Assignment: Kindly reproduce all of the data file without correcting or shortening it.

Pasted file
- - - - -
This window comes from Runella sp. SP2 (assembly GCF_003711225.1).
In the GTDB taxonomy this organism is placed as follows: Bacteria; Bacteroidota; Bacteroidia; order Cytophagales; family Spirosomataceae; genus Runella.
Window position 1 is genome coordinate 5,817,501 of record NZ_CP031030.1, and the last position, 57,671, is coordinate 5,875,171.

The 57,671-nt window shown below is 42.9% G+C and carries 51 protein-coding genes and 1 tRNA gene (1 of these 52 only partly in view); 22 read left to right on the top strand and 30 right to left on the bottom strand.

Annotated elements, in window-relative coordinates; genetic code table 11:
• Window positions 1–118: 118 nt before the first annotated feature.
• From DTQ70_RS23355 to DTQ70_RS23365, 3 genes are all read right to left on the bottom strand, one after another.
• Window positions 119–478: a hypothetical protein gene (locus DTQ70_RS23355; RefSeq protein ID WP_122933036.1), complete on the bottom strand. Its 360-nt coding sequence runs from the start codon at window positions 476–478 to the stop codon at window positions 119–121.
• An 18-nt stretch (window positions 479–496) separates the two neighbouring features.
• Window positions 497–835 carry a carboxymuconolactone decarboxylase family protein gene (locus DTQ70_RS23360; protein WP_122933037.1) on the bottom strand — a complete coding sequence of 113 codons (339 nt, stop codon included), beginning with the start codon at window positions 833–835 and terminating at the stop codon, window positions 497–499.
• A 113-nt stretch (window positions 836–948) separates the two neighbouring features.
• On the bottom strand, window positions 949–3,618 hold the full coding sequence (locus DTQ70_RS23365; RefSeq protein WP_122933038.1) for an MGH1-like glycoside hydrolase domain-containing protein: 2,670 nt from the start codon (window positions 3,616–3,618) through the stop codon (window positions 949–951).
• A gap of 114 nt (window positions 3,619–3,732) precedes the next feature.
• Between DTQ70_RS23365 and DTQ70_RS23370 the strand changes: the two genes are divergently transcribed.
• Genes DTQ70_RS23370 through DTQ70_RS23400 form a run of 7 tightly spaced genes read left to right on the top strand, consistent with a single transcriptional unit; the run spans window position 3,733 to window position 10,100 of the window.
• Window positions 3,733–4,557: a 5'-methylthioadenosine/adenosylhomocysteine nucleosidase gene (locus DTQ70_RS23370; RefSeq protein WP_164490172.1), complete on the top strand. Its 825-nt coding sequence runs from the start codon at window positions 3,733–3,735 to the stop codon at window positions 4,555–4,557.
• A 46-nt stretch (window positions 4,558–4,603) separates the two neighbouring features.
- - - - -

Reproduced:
This window comes from Runella sp. SP2 (assembly GCF_003711225.1).
In the GTDB taxonomy this organism is placed as follows: Bacteria; Bacteroidota; Bacteroidia; order Cytophagales; family Spirosomataceae; genus Runella.
Window position 1 is genome coordinate 5,817,501 of record NZ_CP031030.1, and the last position, 57,671, is coordinate 5,875,171.

The 57,671-nt window shown below is 42.9% G+C and carries 51 protein-coding genes and 1 tRNA gene (1 of these 52 only partly in view); 22 read left to right on the top strand and 30 right to left on the bottom strand.

Annotated elements, in window-relative coordinates; genetic code table 11:
• Window positions 1–118: 118 nt before the first annotated feature.
• From DTQ70_RS23355 to DTQ70_RS23365, 3 genes are all read right to left on the bottom strand, one after another.
• Window positions 119–478: a hypothetical protein gene (locus DTQ70_RS23355; RefSeq protein ID WP_122933036.1), complete on the bottom strand. Its 360-nt coding sequence runs from the start codon at window positions 476–478 to the stop codon at window positions 119–121.
• An 18-nt stretch (window positions 479–496) separates the two neighbouring features.
• Window positions 497–835 carry a carboxymuconolactone decarboxylase family protein gene (locus DTQ70_RS23360; protein WP_122933037.1) on the bottom strand — a complete coding sequence of 113 codons (339 nt, stop codon included), beginning with the start codon at window positions 833–835 and terminating at the stop codon, window positions 497–499.
• A 113-nt stretch (window positions 836–948) separates the two neighbouring features.
• On the bottom strand, window positions 949–3,618 hold the full coding sequence (locus DTQ70_RS23365; RefSeq protein WP_122933038.1) for an MGH1-like glycoside hydrolase domain-containing protein: 2,670 nt from the start codon (window positions 3,616–3,618) through the stop codon (window positions 949–951).
• A gap of 114 nt (window positions 3,619–3,732) precedes the next feature.
• Between DTQ70_RS23365 and DTQ70_RS23370 the strand changes: the two genes are divergently transcribed.
• Genes DTQ70_RS23370 through DTQ70_RS23400 form a run of 7 tightly spaced genes read left to right on the top strand, consistent with a single transcriptional unit; the run spans window position 3,733 to window position 10,100 of the window.
• Window positions 3,733–4,557: a 5'-methylthioadenosine/adenosylhomocysteine nucleosidase gene (locus DTQ70_RS23370; RefSeq protein WP_164490172.1), complete on the top strand. Its 825-nt coding sequence runs from the start codon at window positions 3,733–3,735 to the stop codon at window positions 4,555–4,557.
• A 46-nt stretch (window positions 4,558–4,603) separates the two neighbouring features.